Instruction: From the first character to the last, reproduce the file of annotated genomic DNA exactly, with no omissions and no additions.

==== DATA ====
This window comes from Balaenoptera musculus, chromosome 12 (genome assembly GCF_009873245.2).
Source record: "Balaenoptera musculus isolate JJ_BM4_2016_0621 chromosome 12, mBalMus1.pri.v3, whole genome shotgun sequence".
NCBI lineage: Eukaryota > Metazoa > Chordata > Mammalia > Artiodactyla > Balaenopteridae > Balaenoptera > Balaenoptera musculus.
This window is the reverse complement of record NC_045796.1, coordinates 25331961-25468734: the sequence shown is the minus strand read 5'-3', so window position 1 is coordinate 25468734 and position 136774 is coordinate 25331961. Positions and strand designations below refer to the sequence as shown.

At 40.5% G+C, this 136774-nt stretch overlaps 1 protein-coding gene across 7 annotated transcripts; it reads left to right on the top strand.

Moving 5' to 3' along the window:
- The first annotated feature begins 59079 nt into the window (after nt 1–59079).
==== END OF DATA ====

This window comes from Balaenoptera musculus, chromosome 12 (genome assembly GCF_009873245.2).
Source record: "Balaenoptera musculus isolate JJ_BM4_2016_0621 chromosome 12, mBalMus1.pri.v3, whole genome shotgun sequence".
NCBI lineage: Eukaryota > Metazoa > Chordata > Mammalia > Artiodactyla > Balaenopteridae > Balaenoptera > Balaenoptera musculus.
This window is the reverse complement of record NC_045796.1, coordinates 25331961-25468734: the sequence shown is the minus strand read 5'-3', so window position 1 is coordinate 25468734 and position 136774 is coordinate 25331961. Positions and strand designations below refer to the sequence as shown.

At 40.5% G+C, this 136774-nt stretch overlaps 1 protein-coding gene across 7 annotated transcripts; it reads left to right on the top strand.

Moving 5' to 3' along the window:
- The first annotated feature begins 59079 nt into the window (after nt 1–59079).